Within the area of the Spatial Plan, there are two important Nature areas. 5-6km east/south-east from the planned mining and processing area is the landscape of exceptional features “Cultural landscape Tršić-Tronoša. Several kilometres north from the planned mine area, Mount Cer is an ecologically important area of the Republic of Serbia under the Decree on the ecological network and it also includes the International Biodiversity and Bird Area. Over 15 species of trees are in the group of rare, endemic, relict and endangered . The ecosystem of the area comprises of indigenous licorice and other forests, while out of a total of 145 protected wild species of plants and animals, 83 are protected, and 62 species belong to the category of strictly protected.
Historical and cultural sites in the mine area
In addition to the cultural values of Tršić-Tronoša, the Valley of Jadar contains many: prehistoric sites, numerous settlements, fortifications and necropolises of the Bronze and Iron Age, sites from Ancient Roman, medieval Serbian, and Ottoman periods; and played an important role in the history of independent Serbia from the 19th century. Less than 2km east of the projected impact zone of the mine is an important WWII memorial and crypt, as well as mass mound graves, that contain the remains of victims executed during WWII. Metres away from the western edge of the planned processing plant area stands an important church, “St. George.” It is now in the process of obtaining a new iconostasis. The local communities are gravely concerned about the protection and safeguarding of the invaluable natural and cultural heritage of the area. The legislative framework of Serbia, candidate country of the EU since 2011, in relation to the EU acquis is in need of substantial reform particularly in the non-compliance of environment impact assessment (EIA) legislation with other laws, especially with the law on planning and construction. In practice, an EIA is carried out after the issuance of the construction permit. This practice can be used by companies to push ahead the development of the project on the ground well before the key technical documentation has been disclosed and scrutinised by those directly affected, civil society and all stakeholders.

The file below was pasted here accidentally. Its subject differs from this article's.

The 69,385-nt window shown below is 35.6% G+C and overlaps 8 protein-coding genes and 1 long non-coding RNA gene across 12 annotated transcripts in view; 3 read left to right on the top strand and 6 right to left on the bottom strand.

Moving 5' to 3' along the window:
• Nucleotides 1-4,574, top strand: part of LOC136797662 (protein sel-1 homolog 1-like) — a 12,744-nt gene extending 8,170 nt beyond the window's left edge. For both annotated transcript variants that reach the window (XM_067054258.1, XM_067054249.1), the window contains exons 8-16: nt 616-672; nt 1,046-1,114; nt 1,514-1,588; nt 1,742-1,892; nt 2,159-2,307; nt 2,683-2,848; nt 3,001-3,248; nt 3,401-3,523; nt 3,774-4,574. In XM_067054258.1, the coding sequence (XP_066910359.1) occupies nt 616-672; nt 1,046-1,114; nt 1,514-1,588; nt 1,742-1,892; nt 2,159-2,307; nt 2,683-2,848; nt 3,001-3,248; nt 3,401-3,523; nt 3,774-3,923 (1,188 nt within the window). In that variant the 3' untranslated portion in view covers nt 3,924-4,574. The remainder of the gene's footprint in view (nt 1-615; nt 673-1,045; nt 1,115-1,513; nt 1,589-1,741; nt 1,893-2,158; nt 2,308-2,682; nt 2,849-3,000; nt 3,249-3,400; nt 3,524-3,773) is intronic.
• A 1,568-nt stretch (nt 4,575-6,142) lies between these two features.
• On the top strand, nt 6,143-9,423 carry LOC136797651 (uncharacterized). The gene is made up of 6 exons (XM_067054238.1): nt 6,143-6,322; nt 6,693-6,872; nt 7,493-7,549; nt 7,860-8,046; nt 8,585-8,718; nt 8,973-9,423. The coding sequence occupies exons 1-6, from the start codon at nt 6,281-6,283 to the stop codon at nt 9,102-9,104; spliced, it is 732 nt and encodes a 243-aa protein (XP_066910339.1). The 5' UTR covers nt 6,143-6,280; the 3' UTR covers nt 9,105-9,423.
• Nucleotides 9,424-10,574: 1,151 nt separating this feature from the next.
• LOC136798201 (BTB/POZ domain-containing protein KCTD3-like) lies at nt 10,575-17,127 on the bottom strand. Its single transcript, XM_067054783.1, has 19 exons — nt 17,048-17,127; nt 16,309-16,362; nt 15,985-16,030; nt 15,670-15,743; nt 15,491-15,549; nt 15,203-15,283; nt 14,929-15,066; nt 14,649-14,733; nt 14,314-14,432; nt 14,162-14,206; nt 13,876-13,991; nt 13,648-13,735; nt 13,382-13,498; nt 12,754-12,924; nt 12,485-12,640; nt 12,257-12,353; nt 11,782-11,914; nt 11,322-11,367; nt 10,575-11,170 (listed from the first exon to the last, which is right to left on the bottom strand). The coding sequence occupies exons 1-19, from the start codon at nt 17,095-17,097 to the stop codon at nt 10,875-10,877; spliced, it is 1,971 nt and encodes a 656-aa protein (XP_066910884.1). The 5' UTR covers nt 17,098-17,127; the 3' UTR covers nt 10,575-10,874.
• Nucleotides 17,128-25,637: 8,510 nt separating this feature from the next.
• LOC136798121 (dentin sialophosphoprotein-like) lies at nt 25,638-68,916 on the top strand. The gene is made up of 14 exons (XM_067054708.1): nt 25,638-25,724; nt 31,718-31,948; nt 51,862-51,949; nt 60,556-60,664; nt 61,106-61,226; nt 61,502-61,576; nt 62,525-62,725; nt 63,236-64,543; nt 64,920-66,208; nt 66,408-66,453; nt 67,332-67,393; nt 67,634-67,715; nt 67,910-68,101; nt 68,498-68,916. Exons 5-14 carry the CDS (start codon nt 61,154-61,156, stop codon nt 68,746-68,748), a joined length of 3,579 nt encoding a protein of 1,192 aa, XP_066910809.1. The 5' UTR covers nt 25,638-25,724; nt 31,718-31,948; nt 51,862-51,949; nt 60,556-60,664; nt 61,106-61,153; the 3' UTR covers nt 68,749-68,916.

Communities demand that in Serbia, a country with inadequate legislation and systemic shortcomings in inspecting and enforcement, Rio Tinto should:
-Improve community consultation processes and increase accountability and transparency to localcommunity and Government.
-Produce an EIA and permits for exploitation: currently neither the Government nor the communities havedetailed information about e.g. environmental and social impacts of the projects.
-Disclose the scientific reports that the Spatial Plan and the associated Strategic Impact Assessment arebased on.
-Disclose the plans about the new location of the filtered tailings storage in the Valley of Jadar as soon aspossible.
-Outline specific plans to protect natural biodiversity cultural and historical heritage in the area.
-Halt the land acquisition process until all the above issues are resolved and stop putting pressure on thelocal citizens to sell their land. The landowners are now being asked to sell without either dueconsultation through the legislative process or sufficient prior information about the impacts of theproject. They are not in a position to make informed and free decisions.
-Stop using the government media to promote the project, since media freedom is not ensured in thecurrent socio-political context.
- April 22, 2021 Zijin Copper Serbia says it will eliminate all impacts on the Pek River
- April 22, 2021 Serbian minister assures that exploitation of jadarite will be done only if it meets environmental standards
- April 22, 2021 Serbian NGOs requested the withdrawal of the proposed amendments to the Law on Mining